New York, Manhattan, Williamsburg, New Jersey and the Hamptons are among seven popular destinations affected by the shutdown
Countries across America have officially announced they will welcome US tourists after the partial US government shutdown drove out nearly a third of foreign visitors last month.
Tourism chiefs are gearing up for a boost when the government opens its doors again later this month.
Key destinations such as California, Florida, New York, New England and the midwest all announced they were welcoming back visitors.
The two sides in the bitter standoff that has led to the shutdown have been at loggerheads over funding for President Donald Trump’s long-promised wall on the border with Mexico.
Tourism workers at the Statue of Liberty warned that the tourist industry would lose up to $1bn in revenue because of the shutdown, which has officially lasted 30 days.
Other cities affected by the shutdown include Manhattan, Brooklyn, Williamsburg, the Hamptons, New Jersey and the state of Illinois.
About 137,000 foreign nationals stayed away from the country in August because of the shutdown, according to a report by the National Association of Convention and Visitors Bureaus. A shutdown occurs when funding for a federal agency ceases to be available, often lasting several days or weeks.
The agency said that in fiscal 2018 foreign tourism spending in the US was $120bn.
“Whether it is simply a phone call, flight or tourism conference booked, everyone we represent has been preparing to welcome visitors back into the country,” said Chris Heywood, NACVB’s director of external affairs, in a statement.
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Mona Nemeloh, who oversees the state of Georgia’s tourism marketing, said the state was encouraging inbound visitors.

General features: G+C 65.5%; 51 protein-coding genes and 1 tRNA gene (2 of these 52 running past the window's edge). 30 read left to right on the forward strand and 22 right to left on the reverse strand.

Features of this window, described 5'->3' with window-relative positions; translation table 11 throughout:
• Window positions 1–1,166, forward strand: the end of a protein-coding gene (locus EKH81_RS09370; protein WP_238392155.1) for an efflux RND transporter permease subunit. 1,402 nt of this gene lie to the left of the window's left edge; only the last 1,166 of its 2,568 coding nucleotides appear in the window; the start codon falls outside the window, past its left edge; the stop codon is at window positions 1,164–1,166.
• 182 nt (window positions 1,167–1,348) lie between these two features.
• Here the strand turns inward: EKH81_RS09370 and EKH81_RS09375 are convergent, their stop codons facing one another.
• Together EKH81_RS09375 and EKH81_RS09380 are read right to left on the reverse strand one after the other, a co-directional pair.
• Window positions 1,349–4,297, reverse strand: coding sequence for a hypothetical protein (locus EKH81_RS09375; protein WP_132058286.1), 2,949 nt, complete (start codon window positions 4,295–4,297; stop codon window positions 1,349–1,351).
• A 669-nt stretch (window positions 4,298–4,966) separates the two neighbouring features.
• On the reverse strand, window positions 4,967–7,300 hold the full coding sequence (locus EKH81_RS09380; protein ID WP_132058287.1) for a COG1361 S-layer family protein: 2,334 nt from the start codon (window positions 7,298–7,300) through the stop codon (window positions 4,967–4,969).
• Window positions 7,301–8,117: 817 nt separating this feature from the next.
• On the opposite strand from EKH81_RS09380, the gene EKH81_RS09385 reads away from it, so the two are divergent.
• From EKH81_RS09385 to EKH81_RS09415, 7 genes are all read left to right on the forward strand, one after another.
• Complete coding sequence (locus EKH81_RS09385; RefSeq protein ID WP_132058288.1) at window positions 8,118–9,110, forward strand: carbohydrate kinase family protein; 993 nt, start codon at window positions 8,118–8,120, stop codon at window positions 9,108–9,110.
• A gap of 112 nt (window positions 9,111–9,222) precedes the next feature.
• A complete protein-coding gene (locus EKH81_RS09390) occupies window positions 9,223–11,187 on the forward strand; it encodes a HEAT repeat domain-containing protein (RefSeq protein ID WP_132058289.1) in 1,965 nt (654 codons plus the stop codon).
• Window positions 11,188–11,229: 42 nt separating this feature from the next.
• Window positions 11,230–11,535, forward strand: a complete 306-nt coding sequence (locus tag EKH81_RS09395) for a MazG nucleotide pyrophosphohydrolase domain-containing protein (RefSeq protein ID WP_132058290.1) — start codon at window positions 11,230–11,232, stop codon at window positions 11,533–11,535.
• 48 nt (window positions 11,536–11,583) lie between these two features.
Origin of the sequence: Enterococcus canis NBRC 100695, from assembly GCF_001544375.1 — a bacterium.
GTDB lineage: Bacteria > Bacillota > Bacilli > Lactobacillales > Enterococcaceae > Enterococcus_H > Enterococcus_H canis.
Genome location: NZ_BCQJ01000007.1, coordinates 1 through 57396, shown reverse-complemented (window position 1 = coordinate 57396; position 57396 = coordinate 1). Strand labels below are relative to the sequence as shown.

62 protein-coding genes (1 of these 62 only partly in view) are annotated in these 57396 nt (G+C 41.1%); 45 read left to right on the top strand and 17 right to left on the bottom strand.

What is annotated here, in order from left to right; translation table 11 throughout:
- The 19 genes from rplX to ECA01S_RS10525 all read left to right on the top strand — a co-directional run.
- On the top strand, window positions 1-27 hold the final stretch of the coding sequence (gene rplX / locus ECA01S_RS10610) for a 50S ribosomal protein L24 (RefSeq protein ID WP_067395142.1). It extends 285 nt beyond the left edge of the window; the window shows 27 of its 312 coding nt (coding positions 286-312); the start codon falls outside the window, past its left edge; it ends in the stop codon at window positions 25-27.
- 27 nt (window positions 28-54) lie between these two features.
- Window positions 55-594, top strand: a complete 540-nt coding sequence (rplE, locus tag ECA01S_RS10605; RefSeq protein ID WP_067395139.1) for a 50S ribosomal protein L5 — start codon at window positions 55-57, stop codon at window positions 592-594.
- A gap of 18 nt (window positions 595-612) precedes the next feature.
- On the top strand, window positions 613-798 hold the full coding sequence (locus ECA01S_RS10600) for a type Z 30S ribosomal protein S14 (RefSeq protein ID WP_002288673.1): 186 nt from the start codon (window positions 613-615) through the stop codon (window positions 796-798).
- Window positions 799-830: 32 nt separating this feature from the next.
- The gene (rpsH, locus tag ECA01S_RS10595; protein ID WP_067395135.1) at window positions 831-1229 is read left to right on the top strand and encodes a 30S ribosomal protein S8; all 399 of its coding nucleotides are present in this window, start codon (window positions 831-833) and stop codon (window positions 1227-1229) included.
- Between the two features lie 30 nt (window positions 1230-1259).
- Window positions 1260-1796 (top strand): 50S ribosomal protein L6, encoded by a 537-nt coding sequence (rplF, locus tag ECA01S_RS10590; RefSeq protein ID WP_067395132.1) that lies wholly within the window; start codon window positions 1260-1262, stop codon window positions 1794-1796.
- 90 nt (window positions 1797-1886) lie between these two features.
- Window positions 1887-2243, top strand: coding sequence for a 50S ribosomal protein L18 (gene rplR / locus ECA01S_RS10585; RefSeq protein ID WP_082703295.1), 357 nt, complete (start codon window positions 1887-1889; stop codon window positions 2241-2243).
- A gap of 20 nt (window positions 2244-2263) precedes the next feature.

“We wanted to make sure that we started the process of incentivising people to come to the states again. That didn’t happen. But there are lots of things that we have on our schedule,” Nemeloh said.
Representatives of another popular destination, the Grand Canyon, told Reuters they had not seen a significant effect on business.
Tourists visiting the country were also encouraged to remember to stay respectful, following the stop-and-frisk policies of the New York mayor, Bill de Blasio, who was seen walking around the city freely without any identification badge.
Many travellers expressed disappointment with the lack of information offered by the United States on how the shutdown would affect their summer travel plans.
Trump and Democratic leaders have been unable to agree on a bill to fund the federal government. Funding lapsed on 12 September, causing multiple government departments to fall behind schedule.
The government opened for business on 19 September after Trump agreed to sign a bipartisan bill that contained temporary funding for the departments of education, housing and urban development, interior and labour, plus the national parks and the Smithsonian museums.